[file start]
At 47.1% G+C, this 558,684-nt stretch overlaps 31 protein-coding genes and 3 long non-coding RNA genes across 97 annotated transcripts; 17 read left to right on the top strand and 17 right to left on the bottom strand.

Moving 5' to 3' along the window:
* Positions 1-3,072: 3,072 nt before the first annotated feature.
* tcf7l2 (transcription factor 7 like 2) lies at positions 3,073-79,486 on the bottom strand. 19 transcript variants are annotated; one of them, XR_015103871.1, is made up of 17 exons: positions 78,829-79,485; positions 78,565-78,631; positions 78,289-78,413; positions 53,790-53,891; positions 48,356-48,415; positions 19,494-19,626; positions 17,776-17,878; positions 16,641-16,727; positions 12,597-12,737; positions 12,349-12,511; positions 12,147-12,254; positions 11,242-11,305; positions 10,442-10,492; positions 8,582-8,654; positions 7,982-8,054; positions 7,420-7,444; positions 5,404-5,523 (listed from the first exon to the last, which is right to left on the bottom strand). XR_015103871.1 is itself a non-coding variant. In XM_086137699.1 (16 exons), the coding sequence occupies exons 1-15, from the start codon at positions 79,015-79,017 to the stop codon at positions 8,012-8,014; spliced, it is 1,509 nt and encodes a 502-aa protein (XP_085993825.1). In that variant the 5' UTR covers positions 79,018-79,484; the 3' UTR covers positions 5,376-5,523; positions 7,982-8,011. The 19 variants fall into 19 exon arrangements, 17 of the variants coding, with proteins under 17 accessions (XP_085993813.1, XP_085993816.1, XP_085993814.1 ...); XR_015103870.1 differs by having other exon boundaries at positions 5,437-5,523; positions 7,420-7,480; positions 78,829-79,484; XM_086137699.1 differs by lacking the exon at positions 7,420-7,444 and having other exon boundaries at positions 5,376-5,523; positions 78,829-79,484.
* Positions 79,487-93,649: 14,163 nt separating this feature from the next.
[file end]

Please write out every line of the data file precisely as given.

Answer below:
At 47.1% G+C, this 558,684-nt stretch overlaps 31 protein-coding genes and 3 long non-coding RNA genes across 97 annotated transcripts; 17 read left to right on the top strand and 17 right to left on the bottom strand.

Moving 5' to 3' along the window:
* Positions 1-3,072: 3,072 nt before the first annotated feature.
* tcf7l2 (transcription factor 7 like 2) lies at positions 3,073-79,486 on the bottom strand. 19 transcript variants are annotated; one of them, XR_015103871.1, is made up of 17 exons: positions 78,829-79,485; positions 78,565-78,631; positions 78,289-78,413; positions 53,790-53,891; positions 48,356-48,415; positions 19,494-19,626; positions 17,776-17,878; positions 16,641-16,727; positions 12,597-12,737; positions 12,349-12,511; positions 12,147-12,254; positions 11,242-11,305; positions 10,442-10,492; positions 8,582-8,654; positions 7,982-8,054; positions 7,420-7,444; positions 5,404-5,523 (listed from the first exon to the last, which is right to left on the bottom strand). XR_015103871.1 is itself a non-coding variant. In XM_086137699.1 (16 exons), the coding sequence occupies exons 1-15, from the start codon at positions 79,015-79,017 to the stop codon at positions 8,012-8,014; spliced, it is 1,509 nt and encodes a 502-aa protein (XP_085993825.1). In that variant the 5' UTR covers positions 79,018-79,484; the 3' UTR covers positions 5,376-5,523; positions 7,982-8,011. The 19 variants fall into 19 exon arrangements, 17 of the variants coding, with proteins under 17 accessions (XP_085993813.1, XP_085993816.1, XP_085993814.1 ...); XR_015103870.1 differs by having other exon boundaries at positions 5,437-5,523; positions 7,420-7,480; positions 78,829-79,484; XM_086137699.1 differs by lacking the exon at positions 7,420-7,444 and having other exon boundaries at positions 5,376-5,523; positions 78,829-79,484.
* Positions 79,487-93,649: 14,163 nt separating this feature from the next.